Stirrup said he had known the Huppert family for more than eight years. He described his interactions with Alexander Huppert as “always very positive.”

He’s a great kid,” Stirrup said.

Alexander Huppert’s younger sister Allie Huppert, who is a junior at Battlefield High School, described her brother as a “genius.”

“He’s incredibly smart with everything,” she said. “I’ve been having problems in school, and he’s helped me with everything.”

Alexander Huppert was a member of Battlefield High School’s robotics club. He also participated on the school’s wrestling, football and swimming teams.

“He wasn’t outgoing, but he participated in a lot of things,” Michael Huppert said.

Michael Huppert added that he had received several calls from family friends offering support.

“It reaffirms your faith in human beings,” Michael Huppert said.

Michael Huppert on Friday said Alexander had been transferred to Western Virginia Regional Jail. On the jail's website, Alexander is listed at a height of 6 feet, 5 inches and weighing 165 pounds.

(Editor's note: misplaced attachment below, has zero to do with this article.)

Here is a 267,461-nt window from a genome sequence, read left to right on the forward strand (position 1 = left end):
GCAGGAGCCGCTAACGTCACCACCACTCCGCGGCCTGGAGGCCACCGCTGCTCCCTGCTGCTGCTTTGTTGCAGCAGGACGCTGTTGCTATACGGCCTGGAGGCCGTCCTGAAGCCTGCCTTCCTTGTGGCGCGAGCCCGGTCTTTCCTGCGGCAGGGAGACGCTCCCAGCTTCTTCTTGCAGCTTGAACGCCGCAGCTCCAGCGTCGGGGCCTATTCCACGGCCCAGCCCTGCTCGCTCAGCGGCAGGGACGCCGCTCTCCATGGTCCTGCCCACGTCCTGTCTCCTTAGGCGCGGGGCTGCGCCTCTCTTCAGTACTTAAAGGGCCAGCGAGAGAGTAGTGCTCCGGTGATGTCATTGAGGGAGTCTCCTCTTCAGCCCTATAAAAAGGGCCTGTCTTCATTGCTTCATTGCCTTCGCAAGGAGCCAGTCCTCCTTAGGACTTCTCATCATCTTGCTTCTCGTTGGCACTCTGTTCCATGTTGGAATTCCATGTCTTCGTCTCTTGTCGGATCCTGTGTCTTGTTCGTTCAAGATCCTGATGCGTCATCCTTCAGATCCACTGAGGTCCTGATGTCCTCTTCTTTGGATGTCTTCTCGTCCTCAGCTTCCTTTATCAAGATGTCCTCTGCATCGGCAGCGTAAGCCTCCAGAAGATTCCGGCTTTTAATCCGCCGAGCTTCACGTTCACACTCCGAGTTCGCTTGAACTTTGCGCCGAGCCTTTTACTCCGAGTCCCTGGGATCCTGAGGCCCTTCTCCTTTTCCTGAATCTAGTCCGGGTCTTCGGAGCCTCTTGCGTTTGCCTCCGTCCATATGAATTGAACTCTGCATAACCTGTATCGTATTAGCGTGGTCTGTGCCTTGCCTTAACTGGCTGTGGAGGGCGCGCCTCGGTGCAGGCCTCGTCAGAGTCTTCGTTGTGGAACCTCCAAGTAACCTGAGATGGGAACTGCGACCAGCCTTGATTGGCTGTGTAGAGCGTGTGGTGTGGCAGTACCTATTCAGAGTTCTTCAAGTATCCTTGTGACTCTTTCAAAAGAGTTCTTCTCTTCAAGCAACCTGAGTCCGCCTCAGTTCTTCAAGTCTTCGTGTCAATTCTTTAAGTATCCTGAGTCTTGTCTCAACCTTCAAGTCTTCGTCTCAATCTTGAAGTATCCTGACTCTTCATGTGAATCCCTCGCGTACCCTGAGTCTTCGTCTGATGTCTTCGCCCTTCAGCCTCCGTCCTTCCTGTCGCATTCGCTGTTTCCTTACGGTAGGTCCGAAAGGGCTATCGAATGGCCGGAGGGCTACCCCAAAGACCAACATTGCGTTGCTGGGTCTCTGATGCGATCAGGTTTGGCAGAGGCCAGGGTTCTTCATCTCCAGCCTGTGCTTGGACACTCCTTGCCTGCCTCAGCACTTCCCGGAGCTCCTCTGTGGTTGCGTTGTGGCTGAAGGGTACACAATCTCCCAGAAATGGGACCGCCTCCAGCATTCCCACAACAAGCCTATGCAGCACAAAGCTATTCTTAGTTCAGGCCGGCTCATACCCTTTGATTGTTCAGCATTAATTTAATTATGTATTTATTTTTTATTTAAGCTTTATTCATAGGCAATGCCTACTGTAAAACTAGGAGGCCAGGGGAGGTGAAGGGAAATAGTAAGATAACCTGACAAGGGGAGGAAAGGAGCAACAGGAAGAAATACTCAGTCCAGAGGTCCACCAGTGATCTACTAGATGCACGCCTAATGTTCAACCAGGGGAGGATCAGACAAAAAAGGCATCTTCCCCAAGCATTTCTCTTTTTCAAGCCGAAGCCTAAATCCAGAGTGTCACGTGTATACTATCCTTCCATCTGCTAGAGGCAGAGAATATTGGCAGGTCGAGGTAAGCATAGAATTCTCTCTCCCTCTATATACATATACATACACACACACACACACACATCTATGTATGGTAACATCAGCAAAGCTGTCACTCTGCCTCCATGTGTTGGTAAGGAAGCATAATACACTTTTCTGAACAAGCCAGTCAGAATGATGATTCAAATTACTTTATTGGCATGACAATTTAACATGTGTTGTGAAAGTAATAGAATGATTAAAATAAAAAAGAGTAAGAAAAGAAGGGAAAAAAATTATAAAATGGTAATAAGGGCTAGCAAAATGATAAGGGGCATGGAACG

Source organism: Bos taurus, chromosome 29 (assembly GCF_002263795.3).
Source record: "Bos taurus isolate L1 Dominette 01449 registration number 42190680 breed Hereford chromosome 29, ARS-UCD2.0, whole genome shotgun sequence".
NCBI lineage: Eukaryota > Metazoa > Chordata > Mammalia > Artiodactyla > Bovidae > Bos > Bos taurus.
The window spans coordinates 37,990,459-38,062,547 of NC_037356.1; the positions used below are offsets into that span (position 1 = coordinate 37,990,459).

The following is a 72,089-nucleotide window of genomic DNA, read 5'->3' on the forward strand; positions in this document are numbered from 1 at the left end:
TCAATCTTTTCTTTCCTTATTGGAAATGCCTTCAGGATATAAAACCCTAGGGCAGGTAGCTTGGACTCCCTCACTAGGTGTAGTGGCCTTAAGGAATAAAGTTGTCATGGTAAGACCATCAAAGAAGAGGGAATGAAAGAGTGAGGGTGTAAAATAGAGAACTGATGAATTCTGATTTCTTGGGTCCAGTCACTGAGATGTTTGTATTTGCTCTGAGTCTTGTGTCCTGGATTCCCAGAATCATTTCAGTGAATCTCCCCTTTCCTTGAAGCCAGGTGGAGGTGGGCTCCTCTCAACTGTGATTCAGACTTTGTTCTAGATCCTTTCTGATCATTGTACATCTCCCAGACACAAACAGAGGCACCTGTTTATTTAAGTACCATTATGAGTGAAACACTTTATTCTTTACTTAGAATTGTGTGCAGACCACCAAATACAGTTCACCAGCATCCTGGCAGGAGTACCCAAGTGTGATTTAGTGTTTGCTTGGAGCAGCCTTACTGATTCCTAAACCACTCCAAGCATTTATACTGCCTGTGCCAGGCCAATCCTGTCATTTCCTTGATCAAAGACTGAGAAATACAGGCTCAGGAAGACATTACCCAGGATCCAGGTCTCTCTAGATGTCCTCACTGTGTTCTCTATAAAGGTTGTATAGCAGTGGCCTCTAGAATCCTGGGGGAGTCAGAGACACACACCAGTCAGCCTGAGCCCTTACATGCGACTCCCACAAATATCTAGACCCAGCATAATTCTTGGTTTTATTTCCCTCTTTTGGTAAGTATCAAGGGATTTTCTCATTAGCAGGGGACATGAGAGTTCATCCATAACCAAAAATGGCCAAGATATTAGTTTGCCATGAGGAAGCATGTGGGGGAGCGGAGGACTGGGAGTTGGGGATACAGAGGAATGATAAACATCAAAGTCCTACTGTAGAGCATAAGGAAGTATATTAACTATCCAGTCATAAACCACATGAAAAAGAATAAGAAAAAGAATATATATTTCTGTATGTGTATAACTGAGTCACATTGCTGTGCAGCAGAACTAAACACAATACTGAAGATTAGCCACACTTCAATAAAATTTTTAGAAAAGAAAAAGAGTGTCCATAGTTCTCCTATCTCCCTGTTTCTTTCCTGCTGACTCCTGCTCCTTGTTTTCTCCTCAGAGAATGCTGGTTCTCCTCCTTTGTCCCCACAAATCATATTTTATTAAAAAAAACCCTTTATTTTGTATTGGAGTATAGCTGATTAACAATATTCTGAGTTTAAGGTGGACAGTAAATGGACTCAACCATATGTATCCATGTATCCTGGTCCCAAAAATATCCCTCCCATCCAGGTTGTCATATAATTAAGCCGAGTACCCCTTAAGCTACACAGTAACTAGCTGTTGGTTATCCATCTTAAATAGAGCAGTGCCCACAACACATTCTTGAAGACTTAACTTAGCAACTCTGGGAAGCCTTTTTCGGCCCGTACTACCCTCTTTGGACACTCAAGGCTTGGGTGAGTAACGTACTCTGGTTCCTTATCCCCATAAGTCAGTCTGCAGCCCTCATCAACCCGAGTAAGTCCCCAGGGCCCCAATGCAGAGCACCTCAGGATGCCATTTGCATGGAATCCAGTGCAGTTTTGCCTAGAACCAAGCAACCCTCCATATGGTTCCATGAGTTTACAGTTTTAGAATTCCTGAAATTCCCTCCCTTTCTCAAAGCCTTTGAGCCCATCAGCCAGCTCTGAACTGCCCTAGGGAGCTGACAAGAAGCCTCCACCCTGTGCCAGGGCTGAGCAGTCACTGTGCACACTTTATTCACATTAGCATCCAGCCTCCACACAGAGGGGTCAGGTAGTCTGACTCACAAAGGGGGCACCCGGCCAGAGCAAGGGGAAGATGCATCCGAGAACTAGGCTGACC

Michael Huppert said he had only spoken with his son briefly by a phone call on Thursday night.

"He’s under the impression we’re going to be able to come and pick him up and take him home," Huppert said. "He doesn’t seem to comprehend he’s stuck there for a while."

Michael Huppert said his son was in a situation where he needs mental health help.

“We hope to get him into a facility where he can get that help rather than have him rot in a jail cell,” Michael Huppert said.

Michael Huppert credited Tech officials for their assistance throughout yesterday’s incident, saying he “couldn’t be more complimentary of the way they treated us.” He also praised Tech’s police department for how they dealt with his son.

“I couldn’t be happier that nobody got seriously hurt, and he didn’t get hurt,” he said.

He noted the difficulties the arrest will bring Alexander Huppert in the future.

“It will haunt him for the rest of his life probably,” Michael Huppert said. “He probably won’t be able to go back to Virginia Tech, even if they would let him.”